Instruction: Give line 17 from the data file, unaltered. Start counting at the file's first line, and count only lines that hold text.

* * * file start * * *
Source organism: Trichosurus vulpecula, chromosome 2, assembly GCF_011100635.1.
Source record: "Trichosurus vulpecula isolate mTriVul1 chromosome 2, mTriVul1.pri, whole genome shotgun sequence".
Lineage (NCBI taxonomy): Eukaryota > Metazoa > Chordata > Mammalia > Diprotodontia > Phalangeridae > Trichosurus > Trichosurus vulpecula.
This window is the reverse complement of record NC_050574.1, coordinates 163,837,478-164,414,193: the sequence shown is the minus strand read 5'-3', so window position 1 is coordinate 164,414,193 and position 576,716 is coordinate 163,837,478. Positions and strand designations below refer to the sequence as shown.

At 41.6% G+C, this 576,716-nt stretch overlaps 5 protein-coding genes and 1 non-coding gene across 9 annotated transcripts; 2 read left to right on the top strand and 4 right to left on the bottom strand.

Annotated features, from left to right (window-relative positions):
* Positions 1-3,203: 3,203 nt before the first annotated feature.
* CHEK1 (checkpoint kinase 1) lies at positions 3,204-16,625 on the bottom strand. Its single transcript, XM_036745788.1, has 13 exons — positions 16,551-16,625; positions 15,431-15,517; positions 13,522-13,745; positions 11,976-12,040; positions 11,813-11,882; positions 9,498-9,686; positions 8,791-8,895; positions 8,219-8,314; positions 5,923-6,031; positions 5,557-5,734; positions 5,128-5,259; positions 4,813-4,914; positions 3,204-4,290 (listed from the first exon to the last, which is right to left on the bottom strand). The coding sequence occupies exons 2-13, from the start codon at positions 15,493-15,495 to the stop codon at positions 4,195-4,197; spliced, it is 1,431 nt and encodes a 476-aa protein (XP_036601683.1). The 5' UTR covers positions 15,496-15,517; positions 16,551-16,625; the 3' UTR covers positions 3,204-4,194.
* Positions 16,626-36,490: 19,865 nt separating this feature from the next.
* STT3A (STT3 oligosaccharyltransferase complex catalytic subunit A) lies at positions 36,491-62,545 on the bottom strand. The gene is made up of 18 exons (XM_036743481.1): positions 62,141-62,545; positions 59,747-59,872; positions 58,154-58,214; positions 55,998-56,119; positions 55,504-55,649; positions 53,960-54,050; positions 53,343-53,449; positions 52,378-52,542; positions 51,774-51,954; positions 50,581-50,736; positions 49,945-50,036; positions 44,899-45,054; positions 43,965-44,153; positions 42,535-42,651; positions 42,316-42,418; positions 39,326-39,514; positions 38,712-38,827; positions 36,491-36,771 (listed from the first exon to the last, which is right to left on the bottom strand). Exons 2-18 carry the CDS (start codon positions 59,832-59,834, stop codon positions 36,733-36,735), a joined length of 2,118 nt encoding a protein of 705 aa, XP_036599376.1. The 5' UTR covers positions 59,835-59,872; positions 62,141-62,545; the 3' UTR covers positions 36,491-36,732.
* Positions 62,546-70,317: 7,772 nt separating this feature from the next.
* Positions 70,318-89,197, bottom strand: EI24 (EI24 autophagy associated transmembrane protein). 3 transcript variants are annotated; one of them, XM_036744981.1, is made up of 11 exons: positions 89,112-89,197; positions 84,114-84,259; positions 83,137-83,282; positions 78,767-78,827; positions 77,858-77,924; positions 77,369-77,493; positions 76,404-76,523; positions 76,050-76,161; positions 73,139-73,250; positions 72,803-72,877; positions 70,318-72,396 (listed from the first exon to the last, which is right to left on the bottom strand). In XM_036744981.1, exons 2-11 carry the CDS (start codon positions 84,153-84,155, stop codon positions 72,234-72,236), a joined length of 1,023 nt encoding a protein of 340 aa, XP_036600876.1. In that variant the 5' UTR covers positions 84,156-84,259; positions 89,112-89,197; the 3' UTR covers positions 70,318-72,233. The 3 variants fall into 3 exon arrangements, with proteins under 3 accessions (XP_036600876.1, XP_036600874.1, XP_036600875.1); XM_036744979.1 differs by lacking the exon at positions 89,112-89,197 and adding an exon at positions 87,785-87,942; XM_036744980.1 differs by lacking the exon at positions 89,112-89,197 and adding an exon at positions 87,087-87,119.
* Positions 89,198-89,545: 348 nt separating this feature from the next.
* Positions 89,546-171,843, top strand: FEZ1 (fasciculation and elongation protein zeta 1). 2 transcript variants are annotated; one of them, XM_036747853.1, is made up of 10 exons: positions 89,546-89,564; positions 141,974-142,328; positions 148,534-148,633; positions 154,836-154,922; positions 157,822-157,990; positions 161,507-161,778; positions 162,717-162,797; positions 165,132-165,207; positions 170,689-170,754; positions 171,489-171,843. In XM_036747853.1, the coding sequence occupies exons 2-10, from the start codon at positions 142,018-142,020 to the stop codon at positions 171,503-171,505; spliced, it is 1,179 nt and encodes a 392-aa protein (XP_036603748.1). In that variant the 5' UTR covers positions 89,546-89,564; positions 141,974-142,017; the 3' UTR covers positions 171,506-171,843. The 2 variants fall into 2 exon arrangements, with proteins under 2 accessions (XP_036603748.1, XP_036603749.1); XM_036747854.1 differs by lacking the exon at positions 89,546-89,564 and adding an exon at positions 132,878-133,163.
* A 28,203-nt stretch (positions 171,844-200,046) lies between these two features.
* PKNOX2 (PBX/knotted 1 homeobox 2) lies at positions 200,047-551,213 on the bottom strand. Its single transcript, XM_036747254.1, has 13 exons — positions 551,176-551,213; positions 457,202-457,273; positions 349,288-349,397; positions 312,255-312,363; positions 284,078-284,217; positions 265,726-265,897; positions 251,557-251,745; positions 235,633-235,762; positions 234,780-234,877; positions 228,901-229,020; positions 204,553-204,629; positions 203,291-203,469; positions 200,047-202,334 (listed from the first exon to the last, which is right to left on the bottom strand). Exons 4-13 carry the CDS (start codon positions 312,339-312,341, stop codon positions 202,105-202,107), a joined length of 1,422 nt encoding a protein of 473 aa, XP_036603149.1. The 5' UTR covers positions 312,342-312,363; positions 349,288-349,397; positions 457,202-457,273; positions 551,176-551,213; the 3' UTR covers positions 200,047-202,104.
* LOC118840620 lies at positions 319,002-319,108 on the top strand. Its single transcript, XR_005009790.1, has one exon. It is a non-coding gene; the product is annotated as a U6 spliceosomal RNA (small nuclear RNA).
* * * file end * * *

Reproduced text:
* LOC118840620 lies at positions 319,002-319,108 on the top strand. Its single transcript, XR_005009790.1, has one exon. It is a non-coding gene; the product is annotated as a U6 spliceosomal RNA (small nuclear RNA).